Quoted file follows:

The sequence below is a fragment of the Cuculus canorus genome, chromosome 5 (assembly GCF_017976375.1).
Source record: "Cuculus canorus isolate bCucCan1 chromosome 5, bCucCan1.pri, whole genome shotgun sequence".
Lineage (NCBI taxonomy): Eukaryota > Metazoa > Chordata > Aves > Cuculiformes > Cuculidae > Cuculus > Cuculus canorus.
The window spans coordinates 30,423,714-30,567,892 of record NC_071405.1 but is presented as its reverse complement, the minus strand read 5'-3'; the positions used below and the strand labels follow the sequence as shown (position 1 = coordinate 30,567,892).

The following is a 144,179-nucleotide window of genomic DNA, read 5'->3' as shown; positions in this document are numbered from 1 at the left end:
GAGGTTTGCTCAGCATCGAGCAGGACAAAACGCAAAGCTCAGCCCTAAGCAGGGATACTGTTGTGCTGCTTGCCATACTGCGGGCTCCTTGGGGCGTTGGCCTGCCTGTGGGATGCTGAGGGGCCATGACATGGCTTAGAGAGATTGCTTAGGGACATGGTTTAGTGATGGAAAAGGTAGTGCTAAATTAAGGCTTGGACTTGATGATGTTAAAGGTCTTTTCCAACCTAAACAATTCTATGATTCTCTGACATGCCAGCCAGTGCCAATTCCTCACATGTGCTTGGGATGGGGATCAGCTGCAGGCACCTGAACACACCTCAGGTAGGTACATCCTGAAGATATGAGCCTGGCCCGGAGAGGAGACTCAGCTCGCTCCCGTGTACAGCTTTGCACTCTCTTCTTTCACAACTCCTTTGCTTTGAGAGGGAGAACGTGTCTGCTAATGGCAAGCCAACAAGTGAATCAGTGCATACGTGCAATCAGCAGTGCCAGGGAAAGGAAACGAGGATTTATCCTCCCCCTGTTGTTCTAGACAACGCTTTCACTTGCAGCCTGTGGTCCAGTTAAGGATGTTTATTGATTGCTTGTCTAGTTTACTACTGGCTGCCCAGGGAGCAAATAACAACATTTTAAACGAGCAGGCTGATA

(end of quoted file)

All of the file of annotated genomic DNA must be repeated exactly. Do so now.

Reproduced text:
The sequence below is a fragment of the Cuculus canorus genome, chromosome 5 (assembly GCF_017976375.1).
Source record: "Cuculus canorus isolate bCucCan1 chromosome 5, bCucCan1.pri, whole genome shotgun sequence".
Lineage (NCBI taxonomy): Eukaryota > Metazoa > Chordata > Aves > Cuculiformes > Cuculidae > Cuculus > Cuculus canorus.
The window spans coordinates 30,423,714-30,567,892 of record NC_071405.1 but is presented as its reverse complement, the minus strand read 5'-3'; the positions used below and the strand labels follow the sequence as shown (position 1 = coordinate 30,567,892).

The following is a 144,179-nucleotide window of genomic DNA, read 5'->3' as shown; positions in this document are numbered from 1 at the left end:
GAGGTTTGCTCAGCATCGAGCAGGACAAAACGCAAAGCTCAGCCCTAAGCAGGGATACTGTTGTGCTGCTTGCCATACTGCGGGCTCCTTGGGGCGTTGGCCTGCCTGTGGGATGCTGAGGGGCCATGACATGGCTTAGAGAGATTGCTTAGGGACATGGTTTAGTGATGGAAAAGGTAGTGCTAAATTAAGGCTTGGACTTGATGATGTTAAAGGTCTTTTCCAACCTAAACAATTCTATGATTCTCTGACATGCCAGCCAGTGCCAATTCCTCACATGTGCTTGGGATGGGGATCAGCTGCAGGCACCTGAACACACCTCAGGTAGGTACATCCTGAAGATATGAGCCTGGCCCGGAGAGGAGACTCAGCTCGCTCCCGTGTACAGCTTTGCACTCTCTTCTTTCACAACTCCTTTGCTTTGAGAGGGAGAACGTGTCTGCTAATGGCAAGCCAACAAGTGAATCAGTGCATACGTGCAATCAGCAGTGCCAGGGAAAGGAAACGAGGATTTATCCTCCCCCTGTTGTTCTAGACAACGCTTTCACTTGCAGCCTGTGGTCCAGTTAAGGATGTTTATTGATTGCTTGTCTAGTTTACTACTGGCTGCCCAGGGAGCAAATAACAACATTTTAAACGAGCAGGCTGATA